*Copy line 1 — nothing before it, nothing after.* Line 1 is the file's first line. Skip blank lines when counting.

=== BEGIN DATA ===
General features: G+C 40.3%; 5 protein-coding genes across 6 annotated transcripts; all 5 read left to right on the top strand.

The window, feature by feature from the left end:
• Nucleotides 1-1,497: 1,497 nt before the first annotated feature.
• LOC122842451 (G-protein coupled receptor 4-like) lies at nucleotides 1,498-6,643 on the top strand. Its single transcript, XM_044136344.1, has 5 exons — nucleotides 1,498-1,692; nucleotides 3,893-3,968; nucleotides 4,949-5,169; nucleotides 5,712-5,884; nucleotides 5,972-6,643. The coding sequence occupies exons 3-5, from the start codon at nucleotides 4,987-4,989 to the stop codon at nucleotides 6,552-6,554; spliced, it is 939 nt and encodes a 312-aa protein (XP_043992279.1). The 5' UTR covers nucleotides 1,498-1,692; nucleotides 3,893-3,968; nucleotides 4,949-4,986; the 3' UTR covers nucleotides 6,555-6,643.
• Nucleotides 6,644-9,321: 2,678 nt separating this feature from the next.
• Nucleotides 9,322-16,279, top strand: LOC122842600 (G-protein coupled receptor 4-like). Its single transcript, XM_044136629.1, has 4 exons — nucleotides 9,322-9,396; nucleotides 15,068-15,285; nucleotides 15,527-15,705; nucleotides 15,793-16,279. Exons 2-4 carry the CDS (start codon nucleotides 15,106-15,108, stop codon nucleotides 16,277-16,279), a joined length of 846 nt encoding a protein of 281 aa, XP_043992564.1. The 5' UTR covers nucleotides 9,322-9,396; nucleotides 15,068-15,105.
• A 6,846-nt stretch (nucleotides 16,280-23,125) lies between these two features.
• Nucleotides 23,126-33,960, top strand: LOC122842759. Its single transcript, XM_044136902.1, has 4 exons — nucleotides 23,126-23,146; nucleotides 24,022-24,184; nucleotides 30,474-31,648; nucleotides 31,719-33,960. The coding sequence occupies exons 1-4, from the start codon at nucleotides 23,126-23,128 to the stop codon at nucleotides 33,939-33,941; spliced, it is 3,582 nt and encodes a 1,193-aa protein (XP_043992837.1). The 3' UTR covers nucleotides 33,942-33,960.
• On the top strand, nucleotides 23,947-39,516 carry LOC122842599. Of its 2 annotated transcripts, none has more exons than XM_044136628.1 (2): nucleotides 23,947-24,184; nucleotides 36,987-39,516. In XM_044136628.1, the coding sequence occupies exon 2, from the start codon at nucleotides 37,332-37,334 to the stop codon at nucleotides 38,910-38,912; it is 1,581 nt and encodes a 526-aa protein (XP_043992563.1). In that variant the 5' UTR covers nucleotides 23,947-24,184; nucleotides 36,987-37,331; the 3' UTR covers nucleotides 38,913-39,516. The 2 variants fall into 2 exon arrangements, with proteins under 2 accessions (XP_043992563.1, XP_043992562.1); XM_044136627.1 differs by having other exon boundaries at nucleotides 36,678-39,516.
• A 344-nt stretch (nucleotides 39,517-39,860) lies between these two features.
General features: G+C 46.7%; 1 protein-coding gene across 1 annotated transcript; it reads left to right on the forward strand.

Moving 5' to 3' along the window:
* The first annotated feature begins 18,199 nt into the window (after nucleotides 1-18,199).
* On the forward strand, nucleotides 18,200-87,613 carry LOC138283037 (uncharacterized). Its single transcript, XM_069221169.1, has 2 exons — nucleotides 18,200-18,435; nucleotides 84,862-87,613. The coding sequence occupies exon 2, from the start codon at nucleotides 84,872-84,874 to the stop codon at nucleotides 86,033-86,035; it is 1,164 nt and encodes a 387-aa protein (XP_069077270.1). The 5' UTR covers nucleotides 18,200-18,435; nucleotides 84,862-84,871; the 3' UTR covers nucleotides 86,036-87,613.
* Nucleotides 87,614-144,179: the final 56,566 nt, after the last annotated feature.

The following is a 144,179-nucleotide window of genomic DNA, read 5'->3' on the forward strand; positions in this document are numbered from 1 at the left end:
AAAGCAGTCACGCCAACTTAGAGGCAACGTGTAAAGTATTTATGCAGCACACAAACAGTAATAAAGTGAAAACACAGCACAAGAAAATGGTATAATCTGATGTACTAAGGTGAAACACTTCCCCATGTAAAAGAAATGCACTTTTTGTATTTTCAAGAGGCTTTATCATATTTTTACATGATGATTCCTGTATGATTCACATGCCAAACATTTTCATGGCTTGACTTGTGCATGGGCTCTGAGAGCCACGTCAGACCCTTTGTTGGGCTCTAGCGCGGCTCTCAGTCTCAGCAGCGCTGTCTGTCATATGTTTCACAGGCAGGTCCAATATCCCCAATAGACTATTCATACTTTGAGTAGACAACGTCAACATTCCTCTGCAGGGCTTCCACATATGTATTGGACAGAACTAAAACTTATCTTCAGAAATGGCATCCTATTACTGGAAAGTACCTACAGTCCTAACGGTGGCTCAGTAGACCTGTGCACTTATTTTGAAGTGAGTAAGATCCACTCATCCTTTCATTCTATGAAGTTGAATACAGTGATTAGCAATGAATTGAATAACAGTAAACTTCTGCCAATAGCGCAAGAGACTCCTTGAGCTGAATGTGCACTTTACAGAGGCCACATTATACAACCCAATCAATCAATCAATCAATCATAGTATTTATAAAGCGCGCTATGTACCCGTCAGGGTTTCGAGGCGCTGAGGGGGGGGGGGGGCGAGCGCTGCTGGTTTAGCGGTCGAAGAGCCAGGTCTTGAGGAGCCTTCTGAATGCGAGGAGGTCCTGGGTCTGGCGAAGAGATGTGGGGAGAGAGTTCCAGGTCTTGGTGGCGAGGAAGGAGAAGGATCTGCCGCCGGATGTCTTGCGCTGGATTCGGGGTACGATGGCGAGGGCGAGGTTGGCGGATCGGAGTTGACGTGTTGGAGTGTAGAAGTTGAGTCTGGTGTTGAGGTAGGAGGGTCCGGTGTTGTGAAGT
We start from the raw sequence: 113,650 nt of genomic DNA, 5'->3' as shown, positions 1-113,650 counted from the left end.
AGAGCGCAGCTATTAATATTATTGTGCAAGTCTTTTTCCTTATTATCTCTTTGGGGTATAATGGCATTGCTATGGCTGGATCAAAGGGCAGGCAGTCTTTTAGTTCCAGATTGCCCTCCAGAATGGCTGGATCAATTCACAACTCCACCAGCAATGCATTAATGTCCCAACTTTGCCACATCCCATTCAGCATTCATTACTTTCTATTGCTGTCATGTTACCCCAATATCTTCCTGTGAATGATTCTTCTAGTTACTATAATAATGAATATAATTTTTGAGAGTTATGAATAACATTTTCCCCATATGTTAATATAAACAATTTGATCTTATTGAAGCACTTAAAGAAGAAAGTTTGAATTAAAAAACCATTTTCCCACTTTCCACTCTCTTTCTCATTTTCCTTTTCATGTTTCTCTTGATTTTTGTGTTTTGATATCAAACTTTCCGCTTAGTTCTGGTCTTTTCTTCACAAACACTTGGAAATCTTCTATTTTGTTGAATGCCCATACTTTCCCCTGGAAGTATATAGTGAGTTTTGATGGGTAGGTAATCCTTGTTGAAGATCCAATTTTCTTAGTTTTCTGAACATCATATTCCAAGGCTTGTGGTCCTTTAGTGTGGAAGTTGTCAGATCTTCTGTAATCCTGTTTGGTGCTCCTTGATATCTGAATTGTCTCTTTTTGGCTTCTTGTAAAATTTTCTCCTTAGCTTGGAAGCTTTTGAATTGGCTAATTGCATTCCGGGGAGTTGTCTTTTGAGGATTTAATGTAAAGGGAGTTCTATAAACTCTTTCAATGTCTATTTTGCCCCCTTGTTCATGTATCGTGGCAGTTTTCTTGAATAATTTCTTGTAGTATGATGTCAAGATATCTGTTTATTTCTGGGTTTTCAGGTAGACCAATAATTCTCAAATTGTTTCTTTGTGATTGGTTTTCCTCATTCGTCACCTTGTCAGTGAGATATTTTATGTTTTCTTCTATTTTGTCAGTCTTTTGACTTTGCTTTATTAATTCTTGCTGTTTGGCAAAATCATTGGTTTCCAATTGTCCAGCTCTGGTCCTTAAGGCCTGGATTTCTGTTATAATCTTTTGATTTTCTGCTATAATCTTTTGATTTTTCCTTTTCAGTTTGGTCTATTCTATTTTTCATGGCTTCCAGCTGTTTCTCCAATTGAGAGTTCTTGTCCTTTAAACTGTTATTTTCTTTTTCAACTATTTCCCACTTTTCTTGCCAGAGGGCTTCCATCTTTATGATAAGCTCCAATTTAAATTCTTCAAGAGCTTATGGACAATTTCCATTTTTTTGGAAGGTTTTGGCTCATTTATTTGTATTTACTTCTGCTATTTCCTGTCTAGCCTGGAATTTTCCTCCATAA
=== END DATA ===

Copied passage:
General features: G+C 40.3%; 5 protein-coding genes across 6 annotated transcripts; all 5 read left to right on the top strand.